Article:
Cody Anderson the hitter couldn't hit the curve of Cody Anderson the pitcher.

If Cody Anderson could, Cody Anderson wouldn't be who Indians vice president of player development Ross Atkins considers "arguably now our best pitching prospect."

Anderson posted a 9-4 record and 2.34 ERA in 23 starts with Class A Carolina last season, as he tallied 112 strikeouts in 123 1/3 innings. Just a few years ago, he tried out as an outfielder at Feather River College in his hometown of Quincy, Calif.

"When I tried out for center field, I couldn't hit the curve ball," Anderson said Tuesday at Progressive Field. "So they just said, 'You have a strong arm. Do you want to try pitching?' I said, 'Yeah, I'll do whatever I can to make the team.'"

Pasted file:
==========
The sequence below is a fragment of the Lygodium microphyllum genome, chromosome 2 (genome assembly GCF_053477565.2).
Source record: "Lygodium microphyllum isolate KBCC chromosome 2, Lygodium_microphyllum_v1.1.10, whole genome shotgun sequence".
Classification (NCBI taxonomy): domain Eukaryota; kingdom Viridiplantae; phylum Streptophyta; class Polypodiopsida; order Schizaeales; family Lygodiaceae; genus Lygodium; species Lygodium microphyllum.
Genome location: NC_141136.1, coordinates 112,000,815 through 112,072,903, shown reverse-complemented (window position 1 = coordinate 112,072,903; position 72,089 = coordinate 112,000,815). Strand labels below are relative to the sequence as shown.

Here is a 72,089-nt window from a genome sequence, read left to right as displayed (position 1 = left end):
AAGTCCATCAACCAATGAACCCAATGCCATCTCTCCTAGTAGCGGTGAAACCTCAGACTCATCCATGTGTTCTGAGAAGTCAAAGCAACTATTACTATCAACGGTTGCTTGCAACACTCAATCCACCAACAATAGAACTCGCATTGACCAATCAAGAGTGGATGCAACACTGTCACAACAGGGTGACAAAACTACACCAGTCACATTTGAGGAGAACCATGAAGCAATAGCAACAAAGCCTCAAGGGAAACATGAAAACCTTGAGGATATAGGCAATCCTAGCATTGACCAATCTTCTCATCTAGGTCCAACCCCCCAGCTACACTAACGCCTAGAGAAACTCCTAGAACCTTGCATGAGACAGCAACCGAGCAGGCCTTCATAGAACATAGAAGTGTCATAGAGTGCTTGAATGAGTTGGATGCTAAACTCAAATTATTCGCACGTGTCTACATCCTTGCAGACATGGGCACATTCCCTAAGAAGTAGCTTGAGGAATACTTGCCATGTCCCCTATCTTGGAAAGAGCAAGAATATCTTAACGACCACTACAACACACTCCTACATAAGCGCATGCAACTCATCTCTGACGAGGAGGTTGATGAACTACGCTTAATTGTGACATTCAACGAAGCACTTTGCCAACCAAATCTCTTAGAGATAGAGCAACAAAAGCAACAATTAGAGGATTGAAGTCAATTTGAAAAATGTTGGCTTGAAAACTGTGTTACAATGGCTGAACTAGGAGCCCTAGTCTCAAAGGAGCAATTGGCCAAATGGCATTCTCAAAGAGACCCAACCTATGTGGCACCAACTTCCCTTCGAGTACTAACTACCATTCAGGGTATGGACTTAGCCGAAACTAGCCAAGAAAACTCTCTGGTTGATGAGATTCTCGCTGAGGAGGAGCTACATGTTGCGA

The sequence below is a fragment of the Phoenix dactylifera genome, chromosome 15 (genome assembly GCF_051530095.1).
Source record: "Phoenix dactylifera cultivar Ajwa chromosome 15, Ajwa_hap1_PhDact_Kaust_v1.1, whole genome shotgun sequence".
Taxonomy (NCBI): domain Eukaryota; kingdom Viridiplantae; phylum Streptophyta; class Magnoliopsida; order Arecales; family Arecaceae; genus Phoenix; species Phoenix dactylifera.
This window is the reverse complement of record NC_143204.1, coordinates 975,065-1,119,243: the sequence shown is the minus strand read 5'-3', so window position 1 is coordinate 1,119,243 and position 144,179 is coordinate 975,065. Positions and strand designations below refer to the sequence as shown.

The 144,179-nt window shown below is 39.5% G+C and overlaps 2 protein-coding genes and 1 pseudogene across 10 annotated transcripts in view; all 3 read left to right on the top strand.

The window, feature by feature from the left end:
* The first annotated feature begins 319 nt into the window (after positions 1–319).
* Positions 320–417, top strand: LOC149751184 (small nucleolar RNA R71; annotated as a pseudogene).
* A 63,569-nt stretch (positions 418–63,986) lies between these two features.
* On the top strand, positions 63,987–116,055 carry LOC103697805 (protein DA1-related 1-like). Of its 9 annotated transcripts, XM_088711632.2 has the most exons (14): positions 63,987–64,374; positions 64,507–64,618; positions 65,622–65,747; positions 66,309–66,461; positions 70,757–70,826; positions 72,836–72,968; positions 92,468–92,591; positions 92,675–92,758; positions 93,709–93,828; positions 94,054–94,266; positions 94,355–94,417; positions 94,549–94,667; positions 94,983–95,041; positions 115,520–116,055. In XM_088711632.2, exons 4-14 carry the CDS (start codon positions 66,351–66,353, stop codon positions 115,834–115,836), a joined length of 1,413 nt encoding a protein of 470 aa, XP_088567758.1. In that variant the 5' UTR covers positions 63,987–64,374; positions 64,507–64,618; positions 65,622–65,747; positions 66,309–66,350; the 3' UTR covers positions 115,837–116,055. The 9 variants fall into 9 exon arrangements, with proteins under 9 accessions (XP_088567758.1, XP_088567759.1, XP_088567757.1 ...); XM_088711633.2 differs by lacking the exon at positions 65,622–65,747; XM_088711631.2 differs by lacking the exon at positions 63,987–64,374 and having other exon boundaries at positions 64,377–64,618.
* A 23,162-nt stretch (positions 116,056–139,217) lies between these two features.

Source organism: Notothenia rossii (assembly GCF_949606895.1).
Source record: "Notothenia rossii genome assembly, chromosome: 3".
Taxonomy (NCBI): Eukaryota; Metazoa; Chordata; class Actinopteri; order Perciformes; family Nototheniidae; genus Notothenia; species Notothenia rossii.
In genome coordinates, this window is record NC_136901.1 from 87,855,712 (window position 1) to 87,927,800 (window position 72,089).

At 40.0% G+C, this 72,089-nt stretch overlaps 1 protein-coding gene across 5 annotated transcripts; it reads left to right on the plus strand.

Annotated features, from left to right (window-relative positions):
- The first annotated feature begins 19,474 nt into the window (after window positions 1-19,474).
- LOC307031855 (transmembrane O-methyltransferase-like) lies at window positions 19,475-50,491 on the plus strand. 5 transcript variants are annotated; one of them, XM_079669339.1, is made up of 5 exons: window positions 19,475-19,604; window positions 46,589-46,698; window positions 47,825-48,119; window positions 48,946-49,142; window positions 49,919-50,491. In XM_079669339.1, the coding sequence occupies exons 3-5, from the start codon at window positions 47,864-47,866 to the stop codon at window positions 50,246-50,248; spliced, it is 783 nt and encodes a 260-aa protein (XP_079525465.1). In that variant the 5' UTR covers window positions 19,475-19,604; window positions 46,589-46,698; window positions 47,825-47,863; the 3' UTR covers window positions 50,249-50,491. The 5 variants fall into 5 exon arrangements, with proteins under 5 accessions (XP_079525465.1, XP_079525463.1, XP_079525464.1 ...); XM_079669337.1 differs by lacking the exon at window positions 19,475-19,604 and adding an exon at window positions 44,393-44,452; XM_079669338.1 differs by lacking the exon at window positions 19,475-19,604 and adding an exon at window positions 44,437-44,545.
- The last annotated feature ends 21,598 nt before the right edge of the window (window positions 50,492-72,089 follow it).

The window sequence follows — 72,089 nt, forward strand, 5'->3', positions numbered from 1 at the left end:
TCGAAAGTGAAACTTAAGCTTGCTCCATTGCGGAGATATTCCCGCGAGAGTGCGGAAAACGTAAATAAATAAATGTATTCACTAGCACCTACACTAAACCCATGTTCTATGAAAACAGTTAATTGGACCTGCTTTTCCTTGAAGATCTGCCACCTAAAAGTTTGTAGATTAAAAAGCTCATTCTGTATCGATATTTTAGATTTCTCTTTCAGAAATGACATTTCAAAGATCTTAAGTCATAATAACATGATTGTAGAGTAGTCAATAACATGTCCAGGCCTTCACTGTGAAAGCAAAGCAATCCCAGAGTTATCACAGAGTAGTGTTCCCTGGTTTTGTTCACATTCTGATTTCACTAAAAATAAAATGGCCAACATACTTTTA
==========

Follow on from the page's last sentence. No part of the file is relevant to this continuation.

Anderson had pitched sparingly in high school, as he honed in more on his roles as an outfielder and as a wide receiver and outside linebacker. His mother talked him out of playing football in college, citing an extensive injury history. Anderson wanted to remain active, though, so he took to the mound at Feather River.

"I was on a quick learning curve," Anderson said. "College was the first time I really pitched."

His learning curve only increased once the Indians selected him in the 14th round of the 2011 draft. Anderson pitched strictly in a relief role in college. When the Indians opted to turn him into a starter, he had to boost his endurance, improve his ability to work both sides of the plate and develop three new pitches.

That curve ball he struggled to hit for years? Now he had to throw it himself.